Kevin Jorgeson, on reaching the summit of El Capitan in Yosemite National Park this past week by free climbing the Dawn Wall with Tommy Caldwell, said of their feat: “I hope it inspires people to find their own Dawn Wall, if you will. We’ve been working on this thing a long time, slowly and surely. I think everyone has their own secret Dawn Wall to complete one day, and maybe they can put this project in their own context.” (Citation)
I’ve been pondering that assertion for a couple of days now, and I don’t agree that everyone has a secret Dawn Wall to complete. I mean, sure, I have an informal bucket list (and even a published one — see p. 14), and it includes returning to the ridge in the Goat Rocks Wilderness Area of Washington State that separates the McCall and Packwood Glaciers where Raven offered to me what turned out to be good counsel almost 25 years ago, but it isn’t really equivalent to a Dawn Wall — not even close in terms of risk, effort required, logistics support, or a unique experience. And that’s about as close as I can come to my own Dawn Wall. As an acrophobe, I’m in awe and somewhat stunned by Kevin’s and Tommy’s feat. And at the same time I feel a sense that they are nuts, and that there is no way I’d want to do that.
I’m happy for them. Their athletic skill, strength, and stamina is amazing. Their accomplishment is worthy of celebration. 3,000 feet on that sheer face in 19 days is remarkable. (I get vertigo just looking at the images of them clinging to the cliff. And at the same time, I can hardly look away from them.)
But it does not inspire me to take on such an improbable and difficult goal. I would not be pressed so hard for a record that I would endure the hardship, even if I was not fearful of heights. It strikes me as half (or more) crazy!
At one time in my life the idea of a solo ocean voyage had some pull. I have loved reading Life of Pi and The Plover and any number of Barry Lopez’ short stories, especially those in River Notes and Desert Notes. But I read them as allegorical natural mysteries, not as inspiration to literal emulation. And at one point I considered hiking all of the Pacific Crest Trail, but never very seriously. I’m so much more a plodding stroller than a through hiker, though I also stick to it once I am into something. (If I was a runner, which I am not, I’d probably be a marathoner.) And long ago I fantasized about a solo sail across the Pacific Ocean. But I think those former goals came more out of my introversion and active imagination than out of a real desire for their accomplishment as an objective.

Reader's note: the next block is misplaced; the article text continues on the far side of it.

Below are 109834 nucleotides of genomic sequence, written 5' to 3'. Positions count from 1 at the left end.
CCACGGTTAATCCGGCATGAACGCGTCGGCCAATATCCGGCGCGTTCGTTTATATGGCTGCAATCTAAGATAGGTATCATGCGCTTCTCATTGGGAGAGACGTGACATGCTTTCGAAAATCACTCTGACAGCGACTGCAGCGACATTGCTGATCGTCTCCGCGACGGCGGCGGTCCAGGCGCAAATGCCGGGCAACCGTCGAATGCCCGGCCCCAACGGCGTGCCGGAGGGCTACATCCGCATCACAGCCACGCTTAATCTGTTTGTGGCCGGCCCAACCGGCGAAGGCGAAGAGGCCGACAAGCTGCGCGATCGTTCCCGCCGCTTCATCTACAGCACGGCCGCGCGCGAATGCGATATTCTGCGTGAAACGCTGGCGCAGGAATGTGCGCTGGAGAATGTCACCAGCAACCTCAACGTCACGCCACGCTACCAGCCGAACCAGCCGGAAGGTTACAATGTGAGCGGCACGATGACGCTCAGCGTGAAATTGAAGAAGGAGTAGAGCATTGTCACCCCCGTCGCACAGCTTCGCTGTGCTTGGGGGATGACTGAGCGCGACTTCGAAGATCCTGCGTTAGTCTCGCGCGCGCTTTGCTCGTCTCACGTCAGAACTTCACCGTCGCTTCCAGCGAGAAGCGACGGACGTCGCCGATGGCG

And I’ve just finished reading Oliver Burkeman’s The Antidote: Happiness for People Who Can’t Stand Positive Thinking, in which among other things, he lifts up the danger of getting so caught up in the quest to accomplish a goal that despite awareness of danger and prior commitment to safety, you might well decide to persist, even putting your life at risk.
So, no, Kevin, I don’t have a secret Dawn Wall inside me waiting to be accomplished. I don’t think I’m alone. But maybe I’m wrong and most people do have a secret Dawn Wall and I’m just an oddball who doesn’t.
On the other hand, I’m 67-½, retired, an old(er) guy. Even if I’m still relatively healthy, I’m no longer in a 20- or 30-something body (as it keeps reminding me). So no, there are no Dawn Walls in my likely future. I’m very happy with my life as it is. Little drama, no major feats, no huge goals on which to focus. I’d like to have a productive kitchen garden this year and to enjoy some exploration of the hidden corners of the Pacific Northwest. I want to enjoy many more years of happiness with my wife. And I want my adult children and their kids to be happy. I want there to be more love in our world. An end to violence. The capacity to embrace all that is unfolding and to bend the arc of justice in the right direction. It would be more than enough.